(OS 1:10000 a TL 09 NE, b TL 09 SW, c TL 09 SE)
The parish (Fig. 49), of some 1290 hectares, lies in the
angle of a large bend in the R. Nene which forms its E.
and much of its S. boundaries. The parish is low-lying,
between 40 ft. and 160 ft. above OD, and there are
extensive areas of river gravels along the Nene and the
Willow Brook, which flows E. to join the Nene, N.E.
of the village. Elsewhere the underlying rocks are mainly
limestones, sands and marls except in the extreme N.W.
of the parish, where on the high ground there is an
outcrop of clay. The latter formed the basis of a large
medieval deer park (36).
The parish is notable for a large number of prehistoric
and Roman sites, including a considerable 'village', probably of Roman date, associated with a villa (12) and (13).
The modern name of Walcot Lodge, 'Cote of the Britons
or serfs' may reflect this (PN Northants., 202). The majority of these remains have been discovered by air photography as a result of the existence of large areas of gravel
and other light soils.
Fig. 48 Fineshade (3) Castle and priory
The major monument is Fotheringhay Castle (34),
the scene of many momentous events in English history;
it is now reduced to little more than an earthen motte
and bailey. The remains of the late medieval college,
attached to the church, are of some interest.
Fig. 49 Fotheringhay
(34) Castle and (36 and 37) deer parks
Prehistoric and Roman
c(1–15) Fotheringhay Lodge complex (Fig. 50; Plate 3) lies
in the N.E. of the parish on gravel and limestone, along the
edge of the flood-plain of the R. Nene, at about 50 ft. above
OD. The major part of the site consists of a Roman 'village'
(13), with a main 'street' or trackway running through it.
Most of this settlement lies in Nassington parish but it is described here for convenience. To the S.E. of the settlement is a
villa (12), with which it is presumably associated. In addition
there are a number of ring ditches (1–8), most of which are
probably the remains of round barrows although some may be
hut-circles. Those that lie within Nassington are listed under
that parish (Nassington (1–14)). Other finds of the prehistoric
and Roman periods have also been made in the area (15). (Air
photographs in NMR; CUAP, ADR30–34, AVD52–54, ZF39–48)
c(1) Ring ditch (TL 08109494), diam. 25 m., with a small
circular, eccentric ditch within it. (BNFAS, 6 (1971), 11,
c(2) Ring ditch (TL 07729471), diam. 10 m., with a linear
ditch extending W. from it.
c(3) Ring ditch (TL 07519425), diam. 30 m., in which are
two eccentric pits, one extremely large. In the same field three
barbed-and-tanged arrowheads and some flint scrapers have
been found (inf. J. A. Hadman; BNFAS, 4 (1970), 31; 5 (1971),
c(4) Ring ditch (TL 07499419), diam. 16 m.
c(5) Ring ditch and enclosure (TL 07559419). The ring
ditch has a diam. of 33 m. with a small circular ditch within it
on the W. side. It is intersected by a larger egg-shaped enclosure.
c(6) Ring ditch (TL 07489396), diam. 36 m.
c(7) Ring ditch (TL 07559395), diam. 17 m.
c(8) Double ring ditch (TL 07509390) consists of two concentric circles of 20 m. and 33 m. diams. A well-marked central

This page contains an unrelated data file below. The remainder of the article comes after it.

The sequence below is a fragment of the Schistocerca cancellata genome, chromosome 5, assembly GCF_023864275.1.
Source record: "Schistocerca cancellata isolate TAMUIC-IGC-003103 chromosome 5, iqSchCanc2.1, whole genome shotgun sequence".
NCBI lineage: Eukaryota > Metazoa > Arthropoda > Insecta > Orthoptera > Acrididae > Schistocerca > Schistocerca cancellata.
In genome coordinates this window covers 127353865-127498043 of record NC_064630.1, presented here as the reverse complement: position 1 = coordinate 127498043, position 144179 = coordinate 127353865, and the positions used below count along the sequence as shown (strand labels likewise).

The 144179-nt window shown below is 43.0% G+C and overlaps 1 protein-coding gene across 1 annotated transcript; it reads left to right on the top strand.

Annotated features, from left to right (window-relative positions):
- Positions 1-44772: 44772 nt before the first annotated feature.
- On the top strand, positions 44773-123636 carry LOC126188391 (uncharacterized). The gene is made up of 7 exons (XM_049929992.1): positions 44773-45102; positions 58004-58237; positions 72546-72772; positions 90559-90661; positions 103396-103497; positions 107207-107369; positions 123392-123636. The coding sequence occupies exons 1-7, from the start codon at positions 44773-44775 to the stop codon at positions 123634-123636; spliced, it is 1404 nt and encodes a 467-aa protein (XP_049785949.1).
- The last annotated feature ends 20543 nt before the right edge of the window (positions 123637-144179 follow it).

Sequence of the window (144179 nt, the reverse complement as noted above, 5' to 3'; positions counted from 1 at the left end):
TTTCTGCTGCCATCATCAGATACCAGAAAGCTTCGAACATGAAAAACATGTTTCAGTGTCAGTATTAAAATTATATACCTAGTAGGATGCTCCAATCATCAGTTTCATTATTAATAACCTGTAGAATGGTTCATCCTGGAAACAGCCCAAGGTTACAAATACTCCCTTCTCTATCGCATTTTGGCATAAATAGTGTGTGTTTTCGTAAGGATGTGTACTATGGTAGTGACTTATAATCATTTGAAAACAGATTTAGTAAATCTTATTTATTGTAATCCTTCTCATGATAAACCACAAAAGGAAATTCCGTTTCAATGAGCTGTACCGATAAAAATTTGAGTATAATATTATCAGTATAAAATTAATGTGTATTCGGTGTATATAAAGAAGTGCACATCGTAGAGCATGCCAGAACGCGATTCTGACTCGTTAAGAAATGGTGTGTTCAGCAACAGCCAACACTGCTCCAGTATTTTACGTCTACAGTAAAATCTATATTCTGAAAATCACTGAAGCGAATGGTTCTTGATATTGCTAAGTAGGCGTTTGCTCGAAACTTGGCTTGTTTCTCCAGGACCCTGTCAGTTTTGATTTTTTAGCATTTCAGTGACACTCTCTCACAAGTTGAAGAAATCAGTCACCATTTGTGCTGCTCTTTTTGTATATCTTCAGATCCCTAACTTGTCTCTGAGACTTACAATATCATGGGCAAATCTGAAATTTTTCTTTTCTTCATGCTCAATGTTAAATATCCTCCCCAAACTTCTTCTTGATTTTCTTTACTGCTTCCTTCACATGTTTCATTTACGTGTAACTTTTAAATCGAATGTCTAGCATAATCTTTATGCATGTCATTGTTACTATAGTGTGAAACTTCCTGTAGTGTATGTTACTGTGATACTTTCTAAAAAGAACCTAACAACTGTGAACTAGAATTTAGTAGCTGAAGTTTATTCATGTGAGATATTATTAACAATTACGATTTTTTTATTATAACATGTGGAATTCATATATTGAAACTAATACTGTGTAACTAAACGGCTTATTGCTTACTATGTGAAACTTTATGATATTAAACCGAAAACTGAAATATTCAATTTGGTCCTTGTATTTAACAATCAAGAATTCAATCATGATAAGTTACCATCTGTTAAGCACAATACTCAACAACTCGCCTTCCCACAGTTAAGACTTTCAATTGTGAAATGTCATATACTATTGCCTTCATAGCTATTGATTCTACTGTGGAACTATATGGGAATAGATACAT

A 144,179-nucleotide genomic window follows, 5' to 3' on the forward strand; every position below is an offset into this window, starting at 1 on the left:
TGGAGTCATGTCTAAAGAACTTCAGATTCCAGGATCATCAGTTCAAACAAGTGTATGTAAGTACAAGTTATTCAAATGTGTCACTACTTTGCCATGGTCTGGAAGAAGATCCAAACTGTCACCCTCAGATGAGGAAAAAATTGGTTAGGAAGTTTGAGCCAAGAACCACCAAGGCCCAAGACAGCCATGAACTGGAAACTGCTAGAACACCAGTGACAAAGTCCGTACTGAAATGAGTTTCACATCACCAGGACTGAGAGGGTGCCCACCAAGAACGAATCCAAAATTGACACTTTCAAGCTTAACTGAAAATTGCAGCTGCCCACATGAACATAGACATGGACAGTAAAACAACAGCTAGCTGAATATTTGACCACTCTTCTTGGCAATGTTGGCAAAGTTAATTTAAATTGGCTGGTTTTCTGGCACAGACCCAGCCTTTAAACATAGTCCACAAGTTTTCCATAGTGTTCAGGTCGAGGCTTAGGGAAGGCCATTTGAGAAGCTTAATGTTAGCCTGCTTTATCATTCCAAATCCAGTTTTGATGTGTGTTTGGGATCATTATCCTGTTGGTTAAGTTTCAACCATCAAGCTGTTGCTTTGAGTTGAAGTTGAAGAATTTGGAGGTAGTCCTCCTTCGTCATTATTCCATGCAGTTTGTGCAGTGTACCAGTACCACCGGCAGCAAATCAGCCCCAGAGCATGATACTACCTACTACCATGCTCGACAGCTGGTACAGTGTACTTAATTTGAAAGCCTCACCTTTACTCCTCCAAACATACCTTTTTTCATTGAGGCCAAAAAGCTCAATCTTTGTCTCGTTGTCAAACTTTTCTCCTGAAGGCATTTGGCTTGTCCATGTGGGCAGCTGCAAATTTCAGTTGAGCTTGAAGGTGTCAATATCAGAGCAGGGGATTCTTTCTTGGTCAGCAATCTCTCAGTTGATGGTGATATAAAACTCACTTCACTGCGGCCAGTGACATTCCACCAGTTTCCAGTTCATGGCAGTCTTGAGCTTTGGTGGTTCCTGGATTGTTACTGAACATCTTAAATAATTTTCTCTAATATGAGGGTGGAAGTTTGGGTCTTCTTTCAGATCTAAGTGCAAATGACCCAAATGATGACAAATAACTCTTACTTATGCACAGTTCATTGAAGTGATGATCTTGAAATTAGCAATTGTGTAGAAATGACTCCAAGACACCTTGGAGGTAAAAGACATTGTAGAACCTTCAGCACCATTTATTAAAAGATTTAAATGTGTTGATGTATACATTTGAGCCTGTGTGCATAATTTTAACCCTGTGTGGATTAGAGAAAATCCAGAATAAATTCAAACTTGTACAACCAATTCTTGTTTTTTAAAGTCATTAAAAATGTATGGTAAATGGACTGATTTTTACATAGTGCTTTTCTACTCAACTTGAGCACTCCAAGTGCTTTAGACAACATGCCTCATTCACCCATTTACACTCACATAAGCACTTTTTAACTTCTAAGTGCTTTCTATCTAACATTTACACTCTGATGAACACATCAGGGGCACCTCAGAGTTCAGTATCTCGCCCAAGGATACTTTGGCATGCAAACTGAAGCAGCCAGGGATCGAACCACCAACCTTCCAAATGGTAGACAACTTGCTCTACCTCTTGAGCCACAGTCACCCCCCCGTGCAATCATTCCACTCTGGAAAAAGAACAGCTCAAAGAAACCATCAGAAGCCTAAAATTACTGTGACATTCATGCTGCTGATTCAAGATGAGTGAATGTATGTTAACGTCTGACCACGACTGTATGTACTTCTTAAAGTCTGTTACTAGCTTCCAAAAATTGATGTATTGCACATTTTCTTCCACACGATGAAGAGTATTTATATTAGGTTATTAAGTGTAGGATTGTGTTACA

pit is visible. The ring ditch lies immediately inside an oblong
enclosure with rounded corners having a large gap on the S.
c(9) Bronze Age burials (TL 08009476), discovered in an
old quarry. In 1888 a 'Food Vessel' was 'found between the
skulls of two skeletons'. The pot, now in BM, was in fact a
Beaker (see also (15) for Roman finds and other burials from
the same site). (VCH Hunts., I (1926), 216; Arch. J., CX (1953),
c(10) Pit alignment (TL 08019520–07929443) runs for
almost 1 km. along the E. of the complex in both Fotheringhay
and Nassington parishes, roughly parallel to the R. Nene. Its
form is sinuous and although there is a gap near the S. end,
caused by quarrying and a modern drainage ditch, it is likely
to have once been continuous.
c(11) Pit alignment (TL 07669465–07759468), traceable for
only 65 m. It meets a linear ditch at its W. end.
c(12) Roman villa (TL 079944), just above the R. Nene
flood-plain at 50 ft. above OD. Air photographs show a
rectangular building, 36 m. by 13 m., orientated E.-W. with
traces of internal walls. Further S. is another similar building
and to the W. a large rectangular enclosure. On the ground
both buildings are marked by dense patches of limestone and
similar areas nearby indicate the existence of further buildings.
Finds include roof tiles, tesserae, pottery including samian, and
glass. A small trial excavation on the main building in 1970
revealed a stone floor (BNFAS, 5 (1971), 17–18; inf. J. A.
c(13) Roman Settlement (TL 07559549–07759449), to the
N.E. of (12) on the crest of a gravel ridge about 50 ft. above
OD. In spite of frequent air photography over many years,
only part of the site is ever visible from the air, and it probably
extends on either side of the crest. The most prominent feature
of the site is a long ditched trackway, running N.-S. with
enclosures or paddocks on either side; many of these are not
completely visible on air photographs. In the N. half, in Nassington parish, a number of ring ditches appear to lie under the
settlement (Nassington (1–14)); at least one may be a hut-circle.
Roman pottery has been found in small quantities over the
whole area. The trackway is again visible further S. (at TL
07659405), N.E. of (7), for a short distance, and what may be a
continuation of it is also traceable 1.5 km. to the S. (31).
c(14) Roman building (TL 07489524), S.W. of (11) between
it and Lyveden Farm, 75 ft. above OD. Air photographs show
a rectangular stone structure, orientated roughly E.-W. No
interior features are visible. Roman pottery has been found in
the area (BNFAS, 8 (1973), 8).
c(15) Iron Age and Roman burials and finds (TL 08009476),
found in an old quarry after the discovery of (9) above.
Pottery of Iron Age and Roman dates was discovered here as
well as Roman coins, a bronze ring, two bronze mounts and